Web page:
Annette Wawerna: I didn’t start teaching until 2010 but have been with ANCS from the very start as one of the founding parents. I assisted with choosing curriculum and hiring teachers prior to the school opening. I even stood in front of the school and watched the fire in 2003. I spent three years making a documentary called From Acorn to Oak about the creation of ANCS.
What I remember most about the early years was how involved all the families were. While we had an exceptional group of educators – it was also the parents and larger community that made ANCS so special. Together – we built a school that is truly child centered and culture focused.
I think the biggest evolution of ANCS is that we have made equity and diversity intentional and infused these concepts in everything that we do. You can see it in our classroom lessons, in our staff’s professional development, and in our organization culture.
I started teaching 10 years ago as a second grade associate and then I became a kindergarten teacher. I officially became the music teacher five years ago. ANCS is so much more to me than a job – I love it because it’s where my children went to school. I love the community aspect. I love the dedication of all the stakeholders. And as a music teacher I also really appreciate the respect they have for the related arts.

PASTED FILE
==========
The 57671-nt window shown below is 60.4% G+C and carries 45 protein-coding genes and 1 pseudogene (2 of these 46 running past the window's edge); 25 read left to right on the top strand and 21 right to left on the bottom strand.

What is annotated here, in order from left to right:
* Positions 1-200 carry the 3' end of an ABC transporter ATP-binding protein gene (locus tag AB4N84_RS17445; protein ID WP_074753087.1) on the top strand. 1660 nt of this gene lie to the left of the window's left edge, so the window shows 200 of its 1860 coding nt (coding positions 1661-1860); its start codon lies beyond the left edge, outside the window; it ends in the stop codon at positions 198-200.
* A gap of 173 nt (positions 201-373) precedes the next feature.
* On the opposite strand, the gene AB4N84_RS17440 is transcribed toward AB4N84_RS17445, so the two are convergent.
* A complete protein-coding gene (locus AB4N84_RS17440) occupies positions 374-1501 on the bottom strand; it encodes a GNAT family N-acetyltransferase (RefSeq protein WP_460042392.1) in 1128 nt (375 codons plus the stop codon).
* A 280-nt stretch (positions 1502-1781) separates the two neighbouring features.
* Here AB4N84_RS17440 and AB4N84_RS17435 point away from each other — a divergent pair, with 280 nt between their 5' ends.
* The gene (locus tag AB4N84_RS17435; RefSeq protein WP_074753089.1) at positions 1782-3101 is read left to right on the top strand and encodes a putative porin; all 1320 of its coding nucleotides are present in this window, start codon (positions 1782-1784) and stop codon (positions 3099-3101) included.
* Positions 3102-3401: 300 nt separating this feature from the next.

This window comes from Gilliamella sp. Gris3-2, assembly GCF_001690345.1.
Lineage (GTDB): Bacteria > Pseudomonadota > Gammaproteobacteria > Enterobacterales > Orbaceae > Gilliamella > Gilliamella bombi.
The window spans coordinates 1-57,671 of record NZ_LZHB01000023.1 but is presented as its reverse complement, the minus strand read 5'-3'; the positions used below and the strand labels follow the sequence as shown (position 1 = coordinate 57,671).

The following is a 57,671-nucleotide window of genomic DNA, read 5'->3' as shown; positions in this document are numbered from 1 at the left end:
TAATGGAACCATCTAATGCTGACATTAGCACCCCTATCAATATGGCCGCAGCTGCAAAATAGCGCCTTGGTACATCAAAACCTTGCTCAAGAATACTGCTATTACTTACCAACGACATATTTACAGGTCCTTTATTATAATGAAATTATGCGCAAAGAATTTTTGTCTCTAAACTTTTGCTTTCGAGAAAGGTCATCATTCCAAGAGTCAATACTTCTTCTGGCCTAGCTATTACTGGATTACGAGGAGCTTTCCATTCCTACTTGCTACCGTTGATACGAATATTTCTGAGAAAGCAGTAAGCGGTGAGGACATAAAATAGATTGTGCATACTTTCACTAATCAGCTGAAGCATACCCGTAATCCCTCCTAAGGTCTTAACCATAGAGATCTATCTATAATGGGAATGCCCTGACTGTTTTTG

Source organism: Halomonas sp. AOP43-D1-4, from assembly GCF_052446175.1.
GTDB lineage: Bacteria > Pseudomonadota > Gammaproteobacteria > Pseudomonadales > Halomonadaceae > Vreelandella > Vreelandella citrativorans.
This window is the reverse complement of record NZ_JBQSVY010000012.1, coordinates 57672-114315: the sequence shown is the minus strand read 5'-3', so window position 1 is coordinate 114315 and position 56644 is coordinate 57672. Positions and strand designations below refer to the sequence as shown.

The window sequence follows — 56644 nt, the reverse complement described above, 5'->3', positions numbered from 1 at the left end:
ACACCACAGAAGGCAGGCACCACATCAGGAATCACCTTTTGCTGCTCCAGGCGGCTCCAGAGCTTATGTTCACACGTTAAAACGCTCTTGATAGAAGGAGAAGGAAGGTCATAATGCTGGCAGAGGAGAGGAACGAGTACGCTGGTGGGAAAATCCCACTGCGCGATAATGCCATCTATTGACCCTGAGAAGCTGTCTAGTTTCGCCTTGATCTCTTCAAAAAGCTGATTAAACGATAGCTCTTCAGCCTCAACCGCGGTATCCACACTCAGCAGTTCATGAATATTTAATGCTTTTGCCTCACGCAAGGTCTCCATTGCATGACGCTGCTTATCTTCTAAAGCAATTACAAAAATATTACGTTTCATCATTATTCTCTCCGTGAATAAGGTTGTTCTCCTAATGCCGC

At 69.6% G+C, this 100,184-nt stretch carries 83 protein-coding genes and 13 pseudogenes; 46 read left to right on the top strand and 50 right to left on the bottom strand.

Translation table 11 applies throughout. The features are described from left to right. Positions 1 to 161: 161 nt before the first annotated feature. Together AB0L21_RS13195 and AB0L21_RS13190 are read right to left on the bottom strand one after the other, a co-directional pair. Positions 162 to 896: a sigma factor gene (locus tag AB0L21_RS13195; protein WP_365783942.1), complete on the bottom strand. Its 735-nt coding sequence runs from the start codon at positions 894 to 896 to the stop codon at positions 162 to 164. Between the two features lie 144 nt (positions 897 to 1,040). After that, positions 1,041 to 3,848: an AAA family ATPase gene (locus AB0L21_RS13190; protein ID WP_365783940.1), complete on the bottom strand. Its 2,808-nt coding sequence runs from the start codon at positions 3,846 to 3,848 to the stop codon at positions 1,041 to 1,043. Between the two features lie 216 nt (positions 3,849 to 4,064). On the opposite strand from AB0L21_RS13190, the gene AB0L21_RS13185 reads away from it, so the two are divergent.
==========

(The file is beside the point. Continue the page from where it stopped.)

My words of encouragement to fellow educators during this time: This too shall pass!
Molly Maland: In 2004, I was researching schools in Atlanta and the formerly named “NCS” popped out at me. The school’s emphasis on community spoke to me and is something I have always appreciated about ANCS.
When I began as a kindergarten Associate Teacher, we were in trailers while the school was being rebuilt after the fire. Once we moved back into the building, I remember all of the hard work we put into our outdoor classroom in the kindergarten backyard – with help from parents. We took our learning outside of the school building as much as possible. We went to the Zoo and Grant Park and felt like scientists in the field! We enjoyed having expert parent volunteers garden with us. I learned about gardening right along with my students and now am passing that interest on to my own daughters. We even raised chickens in our classroom one year.
ANCS is special to me because the organization allows for the freedom to teach in a constructivist way that honors the children’s interests and guidance in our learning. We have created valuable learning experiences and culminating projects based on our students’ interests and needs as learners. I appreciate projects where all subject areas intersect and everyone’s voices and talents are involved. I so enjoy kids and learning from and with young people. Teaching and learning is reciprocal in our first grade world.
One of my favorite parts of building and exploring our school family identity each year is the process of coming up with a class name. We discover our similarities, differences, interests, and values and then through a student-driven process, our name emerges. We weave our name theme into our learning throughout the year.
My words of encouragement to fellow educators during this time: Practice patience. Make art, read poetry, share love and connection. Sing and dance virtually.